Thursday, October 14, 2021

Seen in Saugatuck

In a tiny grass spot next to the city hall is a boulder with a plaque:

"In Memory of The First Indian Burying Ground 1800 to 1850"

There's a story there, right?

Per Waymarking: "The remains of the Indian cemetery were excavated during some construction, in 1930, at the Saugatuck centennial celebration, a boulder with a bronze plaque in "Memory of the First Indian Burying Ground, 1800 to 1850" was dedicated and a few remains were reburied in a mound nearby."

OK, that makes sense. I didn't see any mound, though; not by the new City Hall or the Cook Park entrance or the yacht club.

Nope, no mound. Per "Between thirty and fifty burials were encountered during excavation work for the construction of a new community hall." There should have been something to see.

The bones which were found in the burial grounds were gathered together and reinterred beneath a small mound of earth near the southwest intersection of Butler and Culver Streets across from the Village Hall. Nearby a stone "to the memory of the old Indian burying ground..." was dedicated with ceremony at the 1930 celebration of the centennial of Saugatuck. Johnson Fox, then just a boy, remembers being the one who actually spoke the words of dedication dressed in an Indian outfit made by his mother. The burial mound was leveled during street widening in the 1970s, and for a few years only the curved sidewalk which had gone around the mound showed its former position. Eventually even that was removed, although the memorial rock remains.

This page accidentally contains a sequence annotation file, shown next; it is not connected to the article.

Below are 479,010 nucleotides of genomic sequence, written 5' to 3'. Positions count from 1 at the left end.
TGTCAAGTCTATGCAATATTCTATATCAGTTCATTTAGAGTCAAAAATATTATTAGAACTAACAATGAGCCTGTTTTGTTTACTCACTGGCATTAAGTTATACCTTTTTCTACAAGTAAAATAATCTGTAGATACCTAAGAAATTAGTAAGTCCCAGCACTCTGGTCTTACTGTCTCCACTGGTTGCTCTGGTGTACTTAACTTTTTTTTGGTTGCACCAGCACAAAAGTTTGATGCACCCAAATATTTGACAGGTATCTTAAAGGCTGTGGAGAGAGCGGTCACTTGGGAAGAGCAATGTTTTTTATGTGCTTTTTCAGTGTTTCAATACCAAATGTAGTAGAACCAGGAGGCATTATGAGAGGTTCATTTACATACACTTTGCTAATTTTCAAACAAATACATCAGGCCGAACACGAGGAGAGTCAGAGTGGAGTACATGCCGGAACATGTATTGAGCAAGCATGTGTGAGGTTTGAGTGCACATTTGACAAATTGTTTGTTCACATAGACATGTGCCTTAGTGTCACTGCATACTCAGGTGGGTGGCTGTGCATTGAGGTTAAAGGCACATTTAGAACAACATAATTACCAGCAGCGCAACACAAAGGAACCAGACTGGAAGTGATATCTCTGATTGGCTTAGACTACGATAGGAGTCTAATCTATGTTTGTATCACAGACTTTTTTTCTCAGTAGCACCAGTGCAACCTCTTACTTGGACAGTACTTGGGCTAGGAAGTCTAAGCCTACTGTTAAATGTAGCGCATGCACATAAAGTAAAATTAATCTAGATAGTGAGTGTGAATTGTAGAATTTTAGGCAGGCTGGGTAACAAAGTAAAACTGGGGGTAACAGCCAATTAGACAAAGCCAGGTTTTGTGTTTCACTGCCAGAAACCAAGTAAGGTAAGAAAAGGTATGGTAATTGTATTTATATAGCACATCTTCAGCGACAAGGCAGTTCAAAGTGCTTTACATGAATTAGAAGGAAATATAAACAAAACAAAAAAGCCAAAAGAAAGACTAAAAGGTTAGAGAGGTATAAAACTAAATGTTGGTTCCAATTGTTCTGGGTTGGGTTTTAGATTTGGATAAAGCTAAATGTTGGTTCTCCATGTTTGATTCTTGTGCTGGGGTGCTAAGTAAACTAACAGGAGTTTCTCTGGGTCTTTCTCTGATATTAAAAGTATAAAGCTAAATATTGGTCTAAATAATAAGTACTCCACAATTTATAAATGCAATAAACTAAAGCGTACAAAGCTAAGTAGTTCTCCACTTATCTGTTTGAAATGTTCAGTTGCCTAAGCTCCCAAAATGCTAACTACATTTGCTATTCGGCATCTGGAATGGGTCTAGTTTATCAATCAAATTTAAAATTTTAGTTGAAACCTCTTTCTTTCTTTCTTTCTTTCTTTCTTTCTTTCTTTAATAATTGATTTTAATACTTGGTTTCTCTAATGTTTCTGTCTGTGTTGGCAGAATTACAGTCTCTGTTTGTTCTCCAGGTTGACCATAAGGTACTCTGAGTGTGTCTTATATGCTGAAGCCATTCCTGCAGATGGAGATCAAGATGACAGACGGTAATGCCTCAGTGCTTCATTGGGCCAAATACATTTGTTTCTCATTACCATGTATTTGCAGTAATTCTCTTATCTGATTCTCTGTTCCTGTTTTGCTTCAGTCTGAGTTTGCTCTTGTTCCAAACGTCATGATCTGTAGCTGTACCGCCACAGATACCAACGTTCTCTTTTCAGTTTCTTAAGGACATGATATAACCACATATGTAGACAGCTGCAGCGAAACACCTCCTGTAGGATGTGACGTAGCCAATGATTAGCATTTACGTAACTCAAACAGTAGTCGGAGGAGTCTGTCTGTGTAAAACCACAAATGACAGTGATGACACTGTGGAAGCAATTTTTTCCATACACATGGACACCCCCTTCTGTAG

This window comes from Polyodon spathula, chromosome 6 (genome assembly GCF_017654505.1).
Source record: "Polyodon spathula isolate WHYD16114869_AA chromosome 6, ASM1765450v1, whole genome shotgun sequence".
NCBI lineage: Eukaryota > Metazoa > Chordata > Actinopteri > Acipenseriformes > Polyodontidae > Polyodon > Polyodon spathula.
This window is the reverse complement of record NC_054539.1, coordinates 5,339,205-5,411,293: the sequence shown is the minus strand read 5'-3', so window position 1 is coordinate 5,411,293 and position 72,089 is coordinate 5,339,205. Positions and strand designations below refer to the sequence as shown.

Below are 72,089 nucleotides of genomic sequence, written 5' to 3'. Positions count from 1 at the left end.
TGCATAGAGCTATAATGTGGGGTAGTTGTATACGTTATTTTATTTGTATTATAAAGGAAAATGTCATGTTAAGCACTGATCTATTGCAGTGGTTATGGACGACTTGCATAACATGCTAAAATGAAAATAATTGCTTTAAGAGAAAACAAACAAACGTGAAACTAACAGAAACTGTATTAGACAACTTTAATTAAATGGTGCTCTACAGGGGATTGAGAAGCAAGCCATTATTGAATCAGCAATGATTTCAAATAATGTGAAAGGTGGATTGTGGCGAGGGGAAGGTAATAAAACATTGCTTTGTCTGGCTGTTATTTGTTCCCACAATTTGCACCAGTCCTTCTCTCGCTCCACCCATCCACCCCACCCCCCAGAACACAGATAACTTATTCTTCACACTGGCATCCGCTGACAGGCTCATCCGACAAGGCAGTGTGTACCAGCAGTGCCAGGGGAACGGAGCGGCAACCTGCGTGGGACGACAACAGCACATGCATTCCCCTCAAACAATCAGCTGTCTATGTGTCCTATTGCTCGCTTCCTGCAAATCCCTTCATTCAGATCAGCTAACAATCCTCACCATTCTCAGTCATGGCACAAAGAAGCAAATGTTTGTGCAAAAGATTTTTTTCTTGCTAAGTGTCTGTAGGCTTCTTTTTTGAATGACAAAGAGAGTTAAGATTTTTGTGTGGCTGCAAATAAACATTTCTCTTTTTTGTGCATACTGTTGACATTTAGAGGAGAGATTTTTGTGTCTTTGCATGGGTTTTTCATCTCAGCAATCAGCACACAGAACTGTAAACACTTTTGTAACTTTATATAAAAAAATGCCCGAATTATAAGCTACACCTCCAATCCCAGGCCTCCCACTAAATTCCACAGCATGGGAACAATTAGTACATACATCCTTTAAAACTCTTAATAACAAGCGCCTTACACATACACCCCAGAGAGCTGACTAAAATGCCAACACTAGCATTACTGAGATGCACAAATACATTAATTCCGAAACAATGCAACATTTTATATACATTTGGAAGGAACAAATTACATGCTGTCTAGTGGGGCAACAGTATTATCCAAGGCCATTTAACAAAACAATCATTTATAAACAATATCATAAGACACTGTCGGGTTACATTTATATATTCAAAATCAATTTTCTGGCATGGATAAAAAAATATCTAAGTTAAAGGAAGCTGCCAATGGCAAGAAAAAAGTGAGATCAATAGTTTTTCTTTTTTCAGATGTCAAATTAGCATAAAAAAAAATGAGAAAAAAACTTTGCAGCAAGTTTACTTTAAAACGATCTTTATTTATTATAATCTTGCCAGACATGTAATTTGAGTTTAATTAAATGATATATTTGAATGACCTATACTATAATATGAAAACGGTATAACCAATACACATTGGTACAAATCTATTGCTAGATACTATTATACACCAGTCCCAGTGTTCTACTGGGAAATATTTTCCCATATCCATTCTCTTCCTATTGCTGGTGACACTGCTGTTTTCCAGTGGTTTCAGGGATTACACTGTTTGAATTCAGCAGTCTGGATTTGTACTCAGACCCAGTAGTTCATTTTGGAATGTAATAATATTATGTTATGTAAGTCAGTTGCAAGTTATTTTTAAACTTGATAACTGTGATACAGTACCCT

The artifacts on the second floor of the Saugatuck Village Hall were on display for several years. but, according to old-timers, since the museum was totally unsupervised, many were stolen. The rest were eventually, according to the newspapers, given to the brother-in-law of one of the town officials who was a collector of such things.

Ottawa, though sometimes there were Potawatomi in the area, in case you were interested.

Some people meant well.

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